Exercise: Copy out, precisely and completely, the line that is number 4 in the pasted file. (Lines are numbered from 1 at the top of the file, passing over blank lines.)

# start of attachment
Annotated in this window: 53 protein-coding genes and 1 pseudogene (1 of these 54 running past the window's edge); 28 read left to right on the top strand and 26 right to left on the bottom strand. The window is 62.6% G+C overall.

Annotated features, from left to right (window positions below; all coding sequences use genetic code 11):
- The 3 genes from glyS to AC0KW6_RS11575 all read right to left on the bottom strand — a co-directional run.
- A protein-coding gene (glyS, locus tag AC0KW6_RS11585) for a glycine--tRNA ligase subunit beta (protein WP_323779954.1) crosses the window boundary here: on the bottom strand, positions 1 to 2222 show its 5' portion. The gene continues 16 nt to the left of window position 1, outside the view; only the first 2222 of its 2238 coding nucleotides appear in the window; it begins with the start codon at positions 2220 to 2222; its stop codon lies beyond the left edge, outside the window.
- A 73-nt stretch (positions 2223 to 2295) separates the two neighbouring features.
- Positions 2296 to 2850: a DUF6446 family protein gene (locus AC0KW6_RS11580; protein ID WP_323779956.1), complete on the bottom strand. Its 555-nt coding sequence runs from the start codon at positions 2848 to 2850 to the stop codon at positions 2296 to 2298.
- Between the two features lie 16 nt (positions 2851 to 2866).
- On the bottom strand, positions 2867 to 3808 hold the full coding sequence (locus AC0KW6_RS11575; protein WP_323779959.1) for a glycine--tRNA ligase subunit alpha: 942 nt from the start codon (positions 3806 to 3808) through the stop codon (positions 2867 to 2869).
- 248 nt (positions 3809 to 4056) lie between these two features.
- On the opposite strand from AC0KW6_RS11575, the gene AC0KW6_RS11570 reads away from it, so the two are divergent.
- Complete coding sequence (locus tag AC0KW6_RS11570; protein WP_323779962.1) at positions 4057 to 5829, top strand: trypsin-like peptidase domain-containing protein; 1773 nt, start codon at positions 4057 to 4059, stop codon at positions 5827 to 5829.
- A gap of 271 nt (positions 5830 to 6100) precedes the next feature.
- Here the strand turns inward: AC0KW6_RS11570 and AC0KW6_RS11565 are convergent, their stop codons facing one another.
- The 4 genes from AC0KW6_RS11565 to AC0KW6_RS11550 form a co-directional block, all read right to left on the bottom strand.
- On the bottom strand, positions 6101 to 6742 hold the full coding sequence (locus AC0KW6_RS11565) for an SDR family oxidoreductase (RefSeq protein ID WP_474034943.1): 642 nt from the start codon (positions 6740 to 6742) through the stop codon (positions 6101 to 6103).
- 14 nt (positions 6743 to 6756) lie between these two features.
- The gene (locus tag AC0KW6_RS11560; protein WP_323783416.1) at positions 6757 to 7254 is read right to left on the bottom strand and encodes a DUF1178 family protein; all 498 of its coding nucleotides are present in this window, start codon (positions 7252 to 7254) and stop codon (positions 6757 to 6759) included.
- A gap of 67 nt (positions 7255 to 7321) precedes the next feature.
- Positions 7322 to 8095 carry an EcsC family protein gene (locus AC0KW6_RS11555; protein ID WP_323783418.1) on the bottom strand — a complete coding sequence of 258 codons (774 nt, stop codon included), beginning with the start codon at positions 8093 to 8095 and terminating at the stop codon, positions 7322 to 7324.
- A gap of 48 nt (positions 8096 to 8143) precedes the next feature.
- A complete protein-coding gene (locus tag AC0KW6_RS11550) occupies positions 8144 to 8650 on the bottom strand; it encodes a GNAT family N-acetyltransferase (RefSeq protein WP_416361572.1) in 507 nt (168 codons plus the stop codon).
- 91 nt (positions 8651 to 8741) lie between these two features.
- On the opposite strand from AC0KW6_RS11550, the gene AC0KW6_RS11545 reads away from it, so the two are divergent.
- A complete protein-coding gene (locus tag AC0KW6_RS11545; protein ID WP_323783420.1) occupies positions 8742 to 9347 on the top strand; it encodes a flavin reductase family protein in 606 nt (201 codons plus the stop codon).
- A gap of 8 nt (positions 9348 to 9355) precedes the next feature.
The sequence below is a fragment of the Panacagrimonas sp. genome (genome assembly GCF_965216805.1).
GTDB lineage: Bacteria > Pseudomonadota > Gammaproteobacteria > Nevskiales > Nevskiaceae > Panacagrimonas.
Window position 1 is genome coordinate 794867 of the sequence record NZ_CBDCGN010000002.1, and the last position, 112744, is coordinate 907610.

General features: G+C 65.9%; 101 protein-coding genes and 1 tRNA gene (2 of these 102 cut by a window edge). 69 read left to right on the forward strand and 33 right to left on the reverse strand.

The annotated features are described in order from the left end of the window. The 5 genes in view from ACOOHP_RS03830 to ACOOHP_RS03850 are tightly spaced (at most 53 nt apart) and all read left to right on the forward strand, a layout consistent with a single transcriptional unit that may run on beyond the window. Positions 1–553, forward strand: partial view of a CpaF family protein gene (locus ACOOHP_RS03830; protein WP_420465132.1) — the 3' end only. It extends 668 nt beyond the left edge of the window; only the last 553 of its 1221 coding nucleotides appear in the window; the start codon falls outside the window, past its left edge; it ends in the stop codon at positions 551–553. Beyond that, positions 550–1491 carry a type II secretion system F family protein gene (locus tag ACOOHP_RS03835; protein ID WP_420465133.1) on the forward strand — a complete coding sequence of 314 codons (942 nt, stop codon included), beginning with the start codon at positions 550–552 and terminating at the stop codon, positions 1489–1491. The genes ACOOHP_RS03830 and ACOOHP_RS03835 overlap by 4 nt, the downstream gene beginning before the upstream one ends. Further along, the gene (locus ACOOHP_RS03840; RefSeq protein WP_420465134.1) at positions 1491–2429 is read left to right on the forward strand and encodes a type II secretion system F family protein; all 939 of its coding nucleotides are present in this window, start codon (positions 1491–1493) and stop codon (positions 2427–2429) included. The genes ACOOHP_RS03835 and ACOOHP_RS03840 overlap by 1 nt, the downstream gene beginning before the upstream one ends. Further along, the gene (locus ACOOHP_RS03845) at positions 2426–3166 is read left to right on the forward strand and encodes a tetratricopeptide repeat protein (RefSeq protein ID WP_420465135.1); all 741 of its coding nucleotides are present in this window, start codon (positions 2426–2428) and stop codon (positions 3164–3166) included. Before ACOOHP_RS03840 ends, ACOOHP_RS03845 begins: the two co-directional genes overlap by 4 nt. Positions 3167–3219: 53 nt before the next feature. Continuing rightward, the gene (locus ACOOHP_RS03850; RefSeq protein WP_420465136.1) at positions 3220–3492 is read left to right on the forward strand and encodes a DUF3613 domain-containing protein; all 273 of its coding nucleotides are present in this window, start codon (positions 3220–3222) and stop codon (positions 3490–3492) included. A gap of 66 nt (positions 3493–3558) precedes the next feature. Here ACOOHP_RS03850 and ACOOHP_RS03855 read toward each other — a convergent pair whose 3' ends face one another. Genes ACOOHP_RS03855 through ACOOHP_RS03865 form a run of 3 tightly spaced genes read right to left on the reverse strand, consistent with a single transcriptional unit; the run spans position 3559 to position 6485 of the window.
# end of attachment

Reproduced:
- A protein-coding gene (glyS, locus tag AC0KW6_RS11585) for a glycine--tRNA ligase subunit beta (protein WP_323779954.1) crosses the window boundary here: on the bottom strand, positions 1 to 2222 show its 5' portion. The gene continues 16 nt to the left of window position 1, outside the view; only the first 2222 of its 2238 coding nucleotides appear in the window; it begins with the start codon at positions 2220 to 2222; its stop codon lies beyond the left edge, outside the window.